Incredibly, the Justice Department earlier this year shut down its probe of Boeing’s MAX murders in exchange for a no-strings cash settlement, resisting calls to appoint the customary “independent compliance monitor” on the basis that—get this—“the misconduct was neither pervasive across the organization, nor undertaken by a large number of employees, nor facilitated by senior management.”

What downed the two MAXes, the DOJ instead concluded, was what Calhoun has dismissed as a toxic “micro-culture” embodied by a middle-aged former Boeing employee named Mark Forkner, whose wardrobe consists largely of Seattle Seahawks jerseys. Forkner is the real-life Komarov figure of Flying Blind.

As the chief technical pilot on the 737 MAX, a job Robison says put the Air Force veteran “about dead last [in the] pecking order” among Boeing pilots, Forkner was charged with closing the deal on getting the 737 certified with the ultra-perfunctory “Level B” pilot training. He traveled the world convincing regulators to accept Boeing’s inadequate training regimens; he casually emailed the FAA requesting that MCAS be expunged from the flight manual; and he sent a colleague a candid text message upon his discovery in a simulator in 2016 that something “craxy” was afoot on the MAX. “So I basically lied to the regulators (unknowingly),” Forkner concedes, and even though his colleague responds, “It wasn’t a lie, no one told us that was the case,” he’s now alone among Boeing employees in facing several decades in prison for the crime of being a convenient patsy.

By the time Forkner realized that MCAS was wildly different from what he’d been led to believe, the lies had already been told, and the plane was months away from certification. What was he realistically supposed to do? He had been toiling anonymously in the trenches of Boeing and its titular regulator for long enough to know what happened to whistleblowers. Furthermore, as the self-professed least likely to be kept in the loop among Boeing pilots, who was Mark Fork­ner to blow the whistle? In one of his other widely misquoted emails, Forkner described feeling like “dogs watching TV” while listening to an engineering presentation.

In an almost poetic passage of Flying Blind, Forkner corners Seahawks center Ethan Pocic at the airport and tells him, “You have one job, and that is to protect Russell Wilson, understand?” He clearly saw himself in a similar role at Boeing, even if his bosses struck him as more like the corporate equivalent of Johnny Manziel.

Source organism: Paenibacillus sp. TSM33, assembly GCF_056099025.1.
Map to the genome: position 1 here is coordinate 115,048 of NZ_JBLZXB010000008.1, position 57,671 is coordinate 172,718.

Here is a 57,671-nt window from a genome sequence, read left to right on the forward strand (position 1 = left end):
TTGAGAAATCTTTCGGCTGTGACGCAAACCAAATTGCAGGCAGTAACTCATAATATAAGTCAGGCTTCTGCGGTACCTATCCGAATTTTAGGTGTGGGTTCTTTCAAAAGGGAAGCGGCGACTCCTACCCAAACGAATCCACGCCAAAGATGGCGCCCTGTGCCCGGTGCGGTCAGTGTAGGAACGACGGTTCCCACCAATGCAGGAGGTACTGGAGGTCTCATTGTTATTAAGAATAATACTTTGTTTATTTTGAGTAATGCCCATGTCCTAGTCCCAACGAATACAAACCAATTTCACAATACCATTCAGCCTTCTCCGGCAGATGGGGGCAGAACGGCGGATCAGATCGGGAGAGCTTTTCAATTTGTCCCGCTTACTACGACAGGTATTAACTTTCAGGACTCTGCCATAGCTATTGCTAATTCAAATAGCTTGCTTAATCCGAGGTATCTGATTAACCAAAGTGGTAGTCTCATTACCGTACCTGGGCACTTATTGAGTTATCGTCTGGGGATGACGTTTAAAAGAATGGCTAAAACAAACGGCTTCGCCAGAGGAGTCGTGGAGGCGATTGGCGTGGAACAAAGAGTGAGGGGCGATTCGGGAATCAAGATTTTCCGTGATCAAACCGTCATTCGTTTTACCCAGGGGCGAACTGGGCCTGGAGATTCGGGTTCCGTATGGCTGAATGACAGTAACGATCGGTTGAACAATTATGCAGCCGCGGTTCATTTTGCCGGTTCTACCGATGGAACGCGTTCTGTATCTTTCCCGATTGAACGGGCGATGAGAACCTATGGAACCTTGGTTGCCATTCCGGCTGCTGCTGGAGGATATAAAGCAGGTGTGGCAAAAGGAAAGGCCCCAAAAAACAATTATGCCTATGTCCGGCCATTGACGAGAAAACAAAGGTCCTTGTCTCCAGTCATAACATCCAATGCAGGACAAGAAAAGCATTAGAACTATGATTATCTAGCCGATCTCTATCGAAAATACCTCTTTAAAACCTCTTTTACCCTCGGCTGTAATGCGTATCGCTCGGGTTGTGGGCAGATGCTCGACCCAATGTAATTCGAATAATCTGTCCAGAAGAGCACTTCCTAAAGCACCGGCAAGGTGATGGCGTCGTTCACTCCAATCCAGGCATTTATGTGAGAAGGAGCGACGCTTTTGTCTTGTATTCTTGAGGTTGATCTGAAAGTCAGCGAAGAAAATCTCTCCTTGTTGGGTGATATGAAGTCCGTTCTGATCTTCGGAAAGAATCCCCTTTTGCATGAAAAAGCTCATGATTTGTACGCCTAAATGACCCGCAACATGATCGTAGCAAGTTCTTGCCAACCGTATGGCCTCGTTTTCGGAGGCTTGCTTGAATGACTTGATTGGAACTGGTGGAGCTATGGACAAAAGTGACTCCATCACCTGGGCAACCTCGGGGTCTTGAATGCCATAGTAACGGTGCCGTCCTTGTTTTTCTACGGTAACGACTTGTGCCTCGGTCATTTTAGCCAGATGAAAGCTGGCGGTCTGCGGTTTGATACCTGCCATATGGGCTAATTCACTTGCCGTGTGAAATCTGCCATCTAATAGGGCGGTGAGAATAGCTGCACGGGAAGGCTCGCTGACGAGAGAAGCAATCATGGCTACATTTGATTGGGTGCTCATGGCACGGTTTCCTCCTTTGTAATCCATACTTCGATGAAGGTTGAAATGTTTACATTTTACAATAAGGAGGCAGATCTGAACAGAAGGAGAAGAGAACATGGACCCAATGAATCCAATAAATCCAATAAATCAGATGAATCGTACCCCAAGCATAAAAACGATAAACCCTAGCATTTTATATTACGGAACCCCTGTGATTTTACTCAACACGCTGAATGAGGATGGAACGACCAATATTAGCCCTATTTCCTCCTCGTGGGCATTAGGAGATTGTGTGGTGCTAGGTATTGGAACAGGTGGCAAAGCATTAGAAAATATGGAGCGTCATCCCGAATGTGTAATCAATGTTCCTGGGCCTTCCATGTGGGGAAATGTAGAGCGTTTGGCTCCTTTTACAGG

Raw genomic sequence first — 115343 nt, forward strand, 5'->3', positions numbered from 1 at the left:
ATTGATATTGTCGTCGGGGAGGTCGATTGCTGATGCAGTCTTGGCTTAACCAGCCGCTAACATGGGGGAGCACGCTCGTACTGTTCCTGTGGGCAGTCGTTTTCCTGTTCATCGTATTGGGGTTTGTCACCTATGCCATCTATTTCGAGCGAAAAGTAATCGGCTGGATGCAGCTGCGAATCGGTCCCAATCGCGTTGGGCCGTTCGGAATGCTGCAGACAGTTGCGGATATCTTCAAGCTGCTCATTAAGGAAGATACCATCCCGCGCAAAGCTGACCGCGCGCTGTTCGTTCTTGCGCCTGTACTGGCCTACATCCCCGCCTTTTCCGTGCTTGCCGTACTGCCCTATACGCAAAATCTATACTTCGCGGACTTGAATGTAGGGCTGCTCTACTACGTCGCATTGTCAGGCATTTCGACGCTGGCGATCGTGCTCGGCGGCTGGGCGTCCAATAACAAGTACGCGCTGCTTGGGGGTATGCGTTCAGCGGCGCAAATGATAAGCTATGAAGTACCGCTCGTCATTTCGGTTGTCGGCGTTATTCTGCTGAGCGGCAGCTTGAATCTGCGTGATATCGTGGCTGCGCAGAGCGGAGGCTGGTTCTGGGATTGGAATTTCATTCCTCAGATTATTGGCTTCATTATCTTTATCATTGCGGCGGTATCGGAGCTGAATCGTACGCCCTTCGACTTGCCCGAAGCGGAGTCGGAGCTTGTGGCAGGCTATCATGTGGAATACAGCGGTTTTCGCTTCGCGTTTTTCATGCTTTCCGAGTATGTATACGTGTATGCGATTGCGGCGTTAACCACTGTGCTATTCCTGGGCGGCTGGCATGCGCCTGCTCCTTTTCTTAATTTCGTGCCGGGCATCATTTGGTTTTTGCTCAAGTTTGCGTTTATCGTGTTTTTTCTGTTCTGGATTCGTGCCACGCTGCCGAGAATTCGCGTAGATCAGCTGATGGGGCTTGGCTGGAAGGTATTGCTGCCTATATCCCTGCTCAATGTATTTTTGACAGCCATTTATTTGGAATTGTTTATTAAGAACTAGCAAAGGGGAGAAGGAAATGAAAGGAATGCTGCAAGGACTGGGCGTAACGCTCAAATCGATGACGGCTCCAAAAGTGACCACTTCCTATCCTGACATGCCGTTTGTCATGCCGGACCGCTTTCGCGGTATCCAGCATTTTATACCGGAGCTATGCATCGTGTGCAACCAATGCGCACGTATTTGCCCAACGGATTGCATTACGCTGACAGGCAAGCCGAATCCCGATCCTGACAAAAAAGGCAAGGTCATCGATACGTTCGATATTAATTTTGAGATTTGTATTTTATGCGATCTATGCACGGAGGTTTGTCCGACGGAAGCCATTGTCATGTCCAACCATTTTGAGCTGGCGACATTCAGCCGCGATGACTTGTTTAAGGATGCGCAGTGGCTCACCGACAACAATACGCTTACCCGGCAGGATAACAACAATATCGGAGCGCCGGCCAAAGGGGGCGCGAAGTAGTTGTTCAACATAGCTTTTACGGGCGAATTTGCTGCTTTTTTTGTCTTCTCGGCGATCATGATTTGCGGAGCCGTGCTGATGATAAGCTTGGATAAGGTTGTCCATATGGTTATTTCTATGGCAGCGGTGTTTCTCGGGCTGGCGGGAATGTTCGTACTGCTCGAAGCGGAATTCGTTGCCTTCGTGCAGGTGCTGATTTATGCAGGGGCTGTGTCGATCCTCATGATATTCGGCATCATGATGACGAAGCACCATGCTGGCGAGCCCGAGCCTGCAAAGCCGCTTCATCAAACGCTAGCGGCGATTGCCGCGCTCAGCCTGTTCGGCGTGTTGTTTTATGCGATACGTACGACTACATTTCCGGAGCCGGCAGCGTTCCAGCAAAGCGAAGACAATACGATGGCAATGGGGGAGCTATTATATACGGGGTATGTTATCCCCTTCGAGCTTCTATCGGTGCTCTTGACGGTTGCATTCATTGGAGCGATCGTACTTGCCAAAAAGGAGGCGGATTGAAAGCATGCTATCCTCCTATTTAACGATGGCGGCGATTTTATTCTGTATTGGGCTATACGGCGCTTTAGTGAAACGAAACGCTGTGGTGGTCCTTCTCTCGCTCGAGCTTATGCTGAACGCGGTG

Forkner’s texts first surfaced after the Lion Air crash, when the DOJ launched a criminal fraud investigation into the campaign of concealment detailed in The Wall Street Journal. The book describes Boeing’s then–general counsel J. Michael Luttig, a former groomsman of John Roberts and mentor to FBI chief Chris Wray and Trump AG William Barr, compiling all of Forkner’s correspondence in a kind of dossier for prosecutors in an apparent effort to cast him as the designated “fall guy.” After the second crash, Robison writes, Boeing set up Forkner with a highly regarded lawyer named David Gerger, who quietly convinced the DOJ to move the investigation to Texas, where it ultimately produced a settlement Columbia Law professor John Coffee termed “one of the worst deferred prosecution agreements I have seen.”

It’s not all bad news in the skies: Elon Musk’s SpaceX is now ferrying our astronauts to the ISS and back far more cheaply than the Soyuz, thanks to a stockpile of adult diapers and a workforce chock-full of Boeing defectors mostly content to humor his narcissism for 16-hour days on end because he at least seems to think rockets and jet engines are cool. MCAS, if nothing else, is fixed. But it is hard to swallow this account of the past three years in American aviation and aerospace without fixating on the 1975 exhortation of former Airbus CEO Bernard Lathiere, who told his engineers that “if we don’t have a place in high technology in Europe, then we should just be slaves to the Americans and our children will be slaves.”

“We are fighting,” he said, “for our children.”